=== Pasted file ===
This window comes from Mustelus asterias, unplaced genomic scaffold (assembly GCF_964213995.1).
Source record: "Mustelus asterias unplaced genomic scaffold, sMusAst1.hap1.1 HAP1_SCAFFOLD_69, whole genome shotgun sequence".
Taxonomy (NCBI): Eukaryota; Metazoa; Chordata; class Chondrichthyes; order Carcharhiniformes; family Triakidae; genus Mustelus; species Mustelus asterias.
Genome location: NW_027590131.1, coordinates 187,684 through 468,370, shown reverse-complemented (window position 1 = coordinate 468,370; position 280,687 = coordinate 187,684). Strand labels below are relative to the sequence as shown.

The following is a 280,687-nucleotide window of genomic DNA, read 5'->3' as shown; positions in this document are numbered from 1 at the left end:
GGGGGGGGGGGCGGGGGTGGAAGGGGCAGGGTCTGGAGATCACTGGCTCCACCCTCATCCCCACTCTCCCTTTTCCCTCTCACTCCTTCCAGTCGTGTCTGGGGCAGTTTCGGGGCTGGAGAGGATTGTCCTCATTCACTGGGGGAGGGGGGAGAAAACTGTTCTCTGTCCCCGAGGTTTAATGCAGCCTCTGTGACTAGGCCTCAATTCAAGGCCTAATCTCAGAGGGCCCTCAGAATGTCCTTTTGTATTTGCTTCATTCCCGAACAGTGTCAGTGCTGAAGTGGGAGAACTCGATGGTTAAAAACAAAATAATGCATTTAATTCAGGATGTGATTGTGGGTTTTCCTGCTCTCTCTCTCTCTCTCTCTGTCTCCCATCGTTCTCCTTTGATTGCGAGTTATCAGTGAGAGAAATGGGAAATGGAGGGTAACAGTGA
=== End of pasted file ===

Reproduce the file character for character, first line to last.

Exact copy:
This window comes from Mustelus asterias, unplaced genomic scaffold (assembly GCF_964213995.1).
Source record: "Mustelus asterias unplaced genomic scaffold, sMusAst1.hap1.1 HAP1_SCAFFOLD_69, whole genome shotgun sequence".
Taxonomy (NCBI): Eukaryota; Metazoa; Chordata; class Chondrichthyes; order Carcharhiniformes; family Triakidae; genus Mustelus; species Mustelus asterias.
Genome location: NW_027590131.1, coordinates 187,684 through 468,370, shown reverse-complemented (window position 1 = coordinate 468,370; position 280,687 = coordinate 187,684). Strand labels below are relative to the sequence as shown.

The following is a 280,687-nucleotide window of genomic DNA, read 5'->3' as shown; positions in this document are numbered from 1 at the left end:
GGGGGGGGGGGCGGGGGTGGAAGGGGCAGGGTCTGGAGATCACTGGCTCCACCCTCATCCCCACTCTCCCTTTTCCCTCTCACTCCTTCCAGTCGTGTCTGGGGCAGTTTCGGGGCTGGAGAGGATTGTCCTCATTCACTGGGGGAGGGGGGAGAAAACTGTTCTCTGTCCCCGAGGTTTAATGCAGCCTCTGTGACTAGGCCTCAATTCAAGGCCTAATCTCAGAGGGCCCTCAGAATGTCCTTTTGTATTTGCTTCATTCCCGAACAGTGTCAGTGCTGAAGTGGGAGAACTCGATGGTTAAAAACAAAATAATGCATTTAATTCAGGATGTGATTGTGGGTTTTCCTGCTCTCTCTCTCTCTCTCTCTGTCTCCCATCGTTCTCCTTTGATTGCGAGTTATCAGTGAGAGAAATGGGAAATGGAGGGTAACAGTGA